Dr Patricia Stuart
Meet GPTQ medical educator, Dr Patricia Stuart
Dr Patricia Stuart was exposed to medicine from a young age because of congenital deformities in her legs. “Even in primary school I wanted to become a doctor,” she says. “I was in awe of them, and thought I would really like to do that too.”
But Patricia was told by her teachers and career advisors that she wouldn’t be able to do medicine: she wouldn’t achieve the marks and she wasn’t physically capable. “That just made me more determined,” she says. “I had to work really hard. And I had to work very hard to get through medicine.”
Managing the Chinchilla Hospital at a young age
Patricia graduated with her medical degree from The University of Queensland at the age of 22. A month before her 25th birthday, she was appointed Medical Superintendent at Chinchilla Hospital, which she says was “absolutely ludicrous”.
“I was too young, too immature, and I was in charge of the hospital,” she says. The hospital had 60 beds, with an occupancy of about 30 beds. Patricia learnt how to manage the hospital with the help of an experienced matron and manager.
An early enthusiasm for rural medicine
Although Patricia grew up in Brisbane, she was frequently exposed to rural life. Her father came from Esk in rural Queensland, and the family spent holidays in the country, on farms and swimming in the Brisbane River. “That’s how I became interested in rural medicine,” she says.
Patricia started her career on an anaesthetics program. But when she moved to the small town of Chinchilla, 300 km northwest of Brisbane, she realised that she could broaden her medical offering while still doing anaesthetics.
Looking after families as a GP
“General practice in a rural area meant you didn’t have to confine yourself to one thing,” she says. “You could still do anaesthetics, but you could do obstetrics, you could do a little bit of surgery, you could look after people, you could look after families.”
“It was fascinating to look after the whole person, not just give them an anaesthetic,” she says. She intended to return to anaesthetics, but says: “I enjoyed working in a rural area so much that I never went back.” She met her husband, a fellow doctor, and stayed in Chinchilla for 12 years.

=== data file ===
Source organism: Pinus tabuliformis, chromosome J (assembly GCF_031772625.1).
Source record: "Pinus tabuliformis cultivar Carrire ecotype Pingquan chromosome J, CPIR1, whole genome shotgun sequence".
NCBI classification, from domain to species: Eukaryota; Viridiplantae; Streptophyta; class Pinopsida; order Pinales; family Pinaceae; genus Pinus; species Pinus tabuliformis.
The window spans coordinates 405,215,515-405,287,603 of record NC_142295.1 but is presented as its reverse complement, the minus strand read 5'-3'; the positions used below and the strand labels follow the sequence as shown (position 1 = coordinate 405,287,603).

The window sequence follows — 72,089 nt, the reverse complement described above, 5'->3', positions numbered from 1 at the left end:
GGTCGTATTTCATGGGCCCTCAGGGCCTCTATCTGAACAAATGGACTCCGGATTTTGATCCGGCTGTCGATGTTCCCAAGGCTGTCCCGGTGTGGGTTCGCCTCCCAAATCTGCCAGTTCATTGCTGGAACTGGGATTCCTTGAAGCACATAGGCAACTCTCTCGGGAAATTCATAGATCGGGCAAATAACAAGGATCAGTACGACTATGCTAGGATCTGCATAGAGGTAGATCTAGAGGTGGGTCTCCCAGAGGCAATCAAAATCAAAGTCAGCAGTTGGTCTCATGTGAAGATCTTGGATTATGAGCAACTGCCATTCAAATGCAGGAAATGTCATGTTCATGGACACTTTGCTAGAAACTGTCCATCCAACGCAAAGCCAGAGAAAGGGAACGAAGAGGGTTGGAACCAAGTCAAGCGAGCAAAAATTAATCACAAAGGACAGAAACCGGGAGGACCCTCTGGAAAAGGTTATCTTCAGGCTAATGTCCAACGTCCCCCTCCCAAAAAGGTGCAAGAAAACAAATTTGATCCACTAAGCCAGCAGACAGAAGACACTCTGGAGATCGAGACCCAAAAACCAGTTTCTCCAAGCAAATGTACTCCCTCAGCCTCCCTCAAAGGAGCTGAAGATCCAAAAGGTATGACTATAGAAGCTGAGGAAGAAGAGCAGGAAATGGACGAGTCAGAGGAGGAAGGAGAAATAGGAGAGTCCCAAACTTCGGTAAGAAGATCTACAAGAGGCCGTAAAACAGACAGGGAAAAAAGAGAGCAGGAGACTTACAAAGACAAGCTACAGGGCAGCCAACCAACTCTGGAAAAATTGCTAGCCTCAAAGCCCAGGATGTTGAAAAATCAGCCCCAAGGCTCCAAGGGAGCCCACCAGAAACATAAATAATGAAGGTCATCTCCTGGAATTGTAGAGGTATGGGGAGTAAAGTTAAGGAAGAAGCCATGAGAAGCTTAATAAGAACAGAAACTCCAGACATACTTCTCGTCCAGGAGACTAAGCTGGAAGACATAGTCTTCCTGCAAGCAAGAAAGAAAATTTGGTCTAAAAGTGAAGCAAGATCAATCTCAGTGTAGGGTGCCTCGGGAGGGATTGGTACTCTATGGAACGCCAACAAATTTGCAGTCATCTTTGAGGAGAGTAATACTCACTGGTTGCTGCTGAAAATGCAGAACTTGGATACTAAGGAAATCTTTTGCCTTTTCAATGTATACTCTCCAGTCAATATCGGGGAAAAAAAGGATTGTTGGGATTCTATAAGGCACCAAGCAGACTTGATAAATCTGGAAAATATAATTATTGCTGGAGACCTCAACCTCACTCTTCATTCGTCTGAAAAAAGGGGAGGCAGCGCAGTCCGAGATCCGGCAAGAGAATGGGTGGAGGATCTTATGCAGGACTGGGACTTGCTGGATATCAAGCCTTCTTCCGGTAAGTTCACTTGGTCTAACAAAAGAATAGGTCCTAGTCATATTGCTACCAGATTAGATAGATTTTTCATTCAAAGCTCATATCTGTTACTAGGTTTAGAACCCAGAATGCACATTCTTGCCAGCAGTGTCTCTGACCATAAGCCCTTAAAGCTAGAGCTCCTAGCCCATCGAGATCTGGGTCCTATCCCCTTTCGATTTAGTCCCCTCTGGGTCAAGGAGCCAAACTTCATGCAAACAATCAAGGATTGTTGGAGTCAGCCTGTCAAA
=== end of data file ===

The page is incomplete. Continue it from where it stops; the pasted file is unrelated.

Developing an interest in the training of GP registrars
It was also in Chinchilla that Patricia found a mentor in Bill Hilton, who taught her about medicine and life and sparked her interest in education. He was a doctor and educator who made learning fun. Patricia became involved in medical education, including supervising registrars.
Patricia and her husband moved to Toowoomba once they had children. She started practising emergency medicine, but returned to general practice because it offered the flexibility to balance work with motherhood.
Creating trust with rural patients
“I found I liked looking after people and knowing their stories,” she says. “I feel very humbled that so many people want to come and talk to me and tell me their problems. I love feeling that they trust me enough to look after them. It’s a huge responsibility.”
“I really enjoy rural people,” she says. “I enjoy the frankness, the openness, the genuineness, the lack of pretension. And mostly, they’re very grateful for everything you’re doing.”
Patricia maintained her interest in teaching and completed a Masters of Medical Education. Her favourite teaching topics are emergency management, airway management and rural medicine. In addition to practising, she coordinates the rural training program for GPTQ and is Director of Learning for the rural clinical schools.
Becoming a GP means a lifetime of learning
Patricia’s advice for aspiring doctors is to listen. “Medicine isn’t something you study an exam for, it’s a lifetime of learning,” she says. “You have to be prepared to listen and not talk for a lot of the time. You have to be prepared to go on learning forever and ever.”
She also encourages all young doctors to do a stint in rural practice so they can understand the rural context even if they work in a metropolitan practice.